To me holding space means creating a safe space to allow emotions to flow, the beautiful emotions, the dark emotions, the ones we want to hide, the ones we want to wear proudly – all of it.
As a yoga teacher, massage therapist, and energy worker, I believe it is my job to offer this safe space for my students and clients.
Last week I had the amazing opportunity to visit my best friend in California. I am a terrible flyer, usually experiencing quite a bit of anxiety during turbulence. This was the first time in a long time where I flew alone.
I was thinking about how I hold space for my students and clients and decided to hold space for myself on the plane. My usual instincts are to resist and run from my anxiety during turbulence, which usually doesn’t work well since there is nowhere to run. So I order cocktails or coffee, blast music, chow down on all the snacks, and binge watch movies and shows, squeezing my eyes shut and tensing as much of my body as I can through any tiny movement to avoid feeling it.
This time I decided to hold space for myself, allowing the emotions, the thoughts, the sensations all to be there.
It was scary.
My first flight, as if the universe were testing me, was full of turbulence not even allowing the drink service to be offered. I put on soothing music in my earbuds, closed my eyes, and rather than trying to think about anything but what was happening, I held space and tuned in. I repeated to myself to ‘feel everything’.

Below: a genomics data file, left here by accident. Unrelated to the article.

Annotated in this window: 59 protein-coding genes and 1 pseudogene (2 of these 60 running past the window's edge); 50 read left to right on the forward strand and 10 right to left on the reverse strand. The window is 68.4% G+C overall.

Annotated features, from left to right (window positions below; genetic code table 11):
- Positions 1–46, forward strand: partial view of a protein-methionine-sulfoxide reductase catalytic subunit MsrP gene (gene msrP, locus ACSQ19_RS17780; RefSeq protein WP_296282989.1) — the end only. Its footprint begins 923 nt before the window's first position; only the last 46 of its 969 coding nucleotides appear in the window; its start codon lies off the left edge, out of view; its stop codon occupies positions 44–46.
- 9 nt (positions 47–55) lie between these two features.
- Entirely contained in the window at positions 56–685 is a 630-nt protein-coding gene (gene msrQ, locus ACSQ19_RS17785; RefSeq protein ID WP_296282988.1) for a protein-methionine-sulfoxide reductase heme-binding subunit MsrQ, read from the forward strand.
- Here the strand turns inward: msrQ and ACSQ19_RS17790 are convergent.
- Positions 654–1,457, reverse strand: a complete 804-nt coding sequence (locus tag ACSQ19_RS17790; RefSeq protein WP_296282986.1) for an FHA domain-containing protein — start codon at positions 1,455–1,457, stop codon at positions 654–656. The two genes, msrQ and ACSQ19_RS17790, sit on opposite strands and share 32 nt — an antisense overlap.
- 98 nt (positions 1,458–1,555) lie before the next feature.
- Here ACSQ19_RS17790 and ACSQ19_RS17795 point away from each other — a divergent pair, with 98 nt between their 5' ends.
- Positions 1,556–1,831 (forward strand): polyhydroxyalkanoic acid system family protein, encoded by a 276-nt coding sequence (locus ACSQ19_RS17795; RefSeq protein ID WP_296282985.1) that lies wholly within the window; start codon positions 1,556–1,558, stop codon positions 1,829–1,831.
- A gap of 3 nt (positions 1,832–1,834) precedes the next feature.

I found a sense of curiosity – a technique I often implement in my own yoga practice with tough sensations – to explore the eruptions of sensations through my body. Then as the turbulence smoothed out, I watched my breath level out and I watched the entire process slowly calming in my body. I allowed the emotions and sensations to peak, and I allowed them to ebb back down to calmness, which was something I had never experienced on a plane before. I had always avoided the peak which in turn never gave me the opportunity to find the calm after.
Each passing bout of turbulence went this way and I began to feel compassion and understanding for myself. By the next flight I didn’t fear the anxiety, I walked into it with compassion. On the flight home, I felt a sense of calmness in the airport as I waited to board the plane that I had never experienced in an airport before.
Holding space for yourself or for others is not easy. It isn’t choosing the ‘pretty’ emotions to be there and being supportive of only those, while turning your back on the not-so-pretty emotions, it’s allowing whatever flows to flow, and still staying right there with yourself or with another even if it is so painful to do so.
What if we held space for ourselves and for others more often? What if we tuned into the discomfort, the unknown, the fear, rather than resisting away from it? Could we find out what is on the other side? Could we heal? Could we grow?